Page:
Lawmakers must not short-shrift higher ed in Washington state

Kylie Lacey's picture

As lawmakers negotiate a final compromise state budget for the next two years, they will be focused on many issues, from taxes and K-12 education spending to social services and the rainy day fund. Critical as all these issues are, we urge legislators also pay close attention to higher-education budget issues.

The House and Senate budgets should be applauded for providing significant funding for the College Bound Scholarship program. The College Bound program offers scholarships to needy students who sign up in middle school. Preliminary data suggest College Bound students are graduating from high school at higher rates than other students.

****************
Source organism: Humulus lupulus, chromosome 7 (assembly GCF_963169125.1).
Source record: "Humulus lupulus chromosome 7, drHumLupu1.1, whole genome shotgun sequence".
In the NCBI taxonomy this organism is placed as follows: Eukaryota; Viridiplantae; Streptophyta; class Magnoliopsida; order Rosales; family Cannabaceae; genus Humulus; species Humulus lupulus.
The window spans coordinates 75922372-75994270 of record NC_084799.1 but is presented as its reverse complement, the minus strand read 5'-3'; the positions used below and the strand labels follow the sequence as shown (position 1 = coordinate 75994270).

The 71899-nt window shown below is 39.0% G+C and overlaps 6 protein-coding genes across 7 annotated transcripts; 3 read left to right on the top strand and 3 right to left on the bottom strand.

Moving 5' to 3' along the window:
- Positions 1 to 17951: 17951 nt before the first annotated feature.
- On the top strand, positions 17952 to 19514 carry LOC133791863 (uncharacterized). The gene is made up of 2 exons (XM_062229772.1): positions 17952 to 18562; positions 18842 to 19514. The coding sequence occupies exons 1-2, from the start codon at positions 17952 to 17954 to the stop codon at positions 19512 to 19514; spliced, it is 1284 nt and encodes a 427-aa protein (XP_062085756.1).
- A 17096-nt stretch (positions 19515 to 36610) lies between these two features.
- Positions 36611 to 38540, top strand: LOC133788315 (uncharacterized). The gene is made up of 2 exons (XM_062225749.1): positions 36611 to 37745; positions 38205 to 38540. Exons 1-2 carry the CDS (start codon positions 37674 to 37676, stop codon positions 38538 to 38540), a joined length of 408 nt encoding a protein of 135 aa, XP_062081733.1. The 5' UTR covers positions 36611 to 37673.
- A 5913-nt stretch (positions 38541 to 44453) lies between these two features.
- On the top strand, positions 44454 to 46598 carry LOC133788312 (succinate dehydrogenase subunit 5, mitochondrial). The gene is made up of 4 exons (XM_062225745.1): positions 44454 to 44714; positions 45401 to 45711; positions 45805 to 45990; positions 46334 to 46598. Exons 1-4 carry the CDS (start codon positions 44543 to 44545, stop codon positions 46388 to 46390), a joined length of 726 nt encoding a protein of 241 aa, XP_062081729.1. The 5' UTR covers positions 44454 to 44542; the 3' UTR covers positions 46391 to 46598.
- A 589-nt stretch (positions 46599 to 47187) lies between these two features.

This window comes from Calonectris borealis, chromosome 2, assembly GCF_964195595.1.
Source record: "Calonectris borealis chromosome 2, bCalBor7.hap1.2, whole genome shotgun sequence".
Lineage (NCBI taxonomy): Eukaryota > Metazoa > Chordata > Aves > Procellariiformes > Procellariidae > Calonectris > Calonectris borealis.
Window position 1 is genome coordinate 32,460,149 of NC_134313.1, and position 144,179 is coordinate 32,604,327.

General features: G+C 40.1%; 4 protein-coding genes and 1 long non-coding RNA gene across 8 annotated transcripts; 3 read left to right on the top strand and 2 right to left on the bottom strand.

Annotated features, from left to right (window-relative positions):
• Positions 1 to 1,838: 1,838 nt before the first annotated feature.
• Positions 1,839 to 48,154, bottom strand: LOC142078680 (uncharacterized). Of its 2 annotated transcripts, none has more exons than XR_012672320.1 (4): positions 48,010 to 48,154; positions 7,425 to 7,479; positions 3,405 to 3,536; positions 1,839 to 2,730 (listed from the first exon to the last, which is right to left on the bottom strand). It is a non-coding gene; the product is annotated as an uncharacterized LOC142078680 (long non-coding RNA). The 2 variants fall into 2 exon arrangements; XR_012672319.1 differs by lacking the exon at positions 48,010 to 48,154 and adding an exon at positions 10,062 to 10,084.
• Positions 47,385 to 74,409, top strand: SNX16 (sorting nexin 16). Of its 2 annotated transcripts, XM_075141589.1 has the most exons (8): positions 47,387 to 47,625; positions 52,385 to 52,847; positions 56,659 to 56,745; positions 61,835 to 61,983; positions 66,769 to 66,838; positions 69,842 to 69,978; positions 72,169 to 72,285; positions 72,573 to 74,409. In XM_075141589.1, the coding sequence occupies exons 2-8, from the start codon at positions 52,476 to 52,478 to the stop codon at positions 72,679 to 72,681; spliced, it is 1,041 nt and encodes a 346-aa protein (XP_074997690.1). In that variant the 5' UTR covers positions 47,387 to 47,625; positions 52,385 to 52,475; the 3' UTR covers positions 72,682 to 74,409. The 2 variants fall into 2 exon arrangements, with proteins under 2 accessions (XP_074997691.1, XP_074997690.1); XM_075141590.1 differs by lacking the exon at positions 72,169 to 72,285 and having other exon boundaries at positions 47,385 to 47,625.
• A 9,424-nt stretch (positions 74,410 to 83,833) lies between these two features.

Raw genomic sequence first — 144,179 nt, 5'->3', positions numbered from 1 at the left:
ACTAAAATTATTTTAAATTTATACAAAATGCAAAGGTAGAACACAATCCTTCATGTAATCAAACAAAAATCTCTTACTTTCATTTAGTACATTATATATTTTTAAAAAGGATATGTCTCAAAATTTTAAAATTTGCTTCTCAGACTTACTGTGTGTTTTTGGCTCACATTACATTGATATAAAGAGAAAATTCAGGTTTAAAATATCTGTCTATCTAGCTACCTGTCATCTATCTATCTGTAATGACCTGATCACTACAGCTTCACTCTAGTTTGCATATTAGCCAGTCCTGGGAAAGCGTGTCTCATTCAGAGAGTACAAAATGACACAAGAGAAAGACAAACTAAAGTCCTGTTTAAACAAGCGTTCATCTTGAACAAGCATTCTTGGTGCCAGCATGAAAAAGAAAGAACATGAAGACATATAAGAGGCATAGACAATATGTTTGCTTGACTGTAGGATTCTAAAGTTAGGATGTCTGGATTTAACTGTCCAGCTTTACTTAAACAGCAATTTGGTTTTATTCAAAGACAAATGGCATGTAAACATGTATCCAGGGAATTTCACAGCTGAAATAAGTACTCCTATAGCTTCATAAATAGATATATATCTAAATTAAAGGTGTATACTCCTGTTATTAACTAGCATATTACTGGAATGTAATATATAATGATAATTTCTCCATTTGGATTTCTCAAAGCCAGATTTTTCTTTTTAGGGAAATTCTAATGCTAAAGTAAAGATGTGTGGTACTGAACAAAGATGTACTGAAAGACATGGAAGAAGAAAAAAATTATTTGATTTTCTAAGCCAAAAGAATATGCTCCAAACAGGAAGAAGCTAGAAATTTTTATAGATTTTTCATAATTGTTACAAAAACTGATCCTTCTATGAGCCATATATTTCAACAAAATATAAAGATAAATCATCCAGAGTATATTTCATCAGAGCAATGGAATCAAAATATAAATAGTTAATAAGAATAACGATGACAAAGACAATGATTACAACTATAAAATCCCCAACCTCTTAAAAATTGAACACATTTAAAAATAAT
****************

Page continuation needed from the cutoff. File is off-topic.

One issue that has received scant attention in current budget plans are the 32,000 low-income college students who qualify for the largest financial aid program (State Need Grant) but are not receiving grants because of a shortage of funds. These students are striving valiantly both to succeed in their studies and to find ways of financing their educations. We know because 29 percent of the eligible students at our ten colleges, and 28 percent at Saint Martin’s University, are not receiving state grants.

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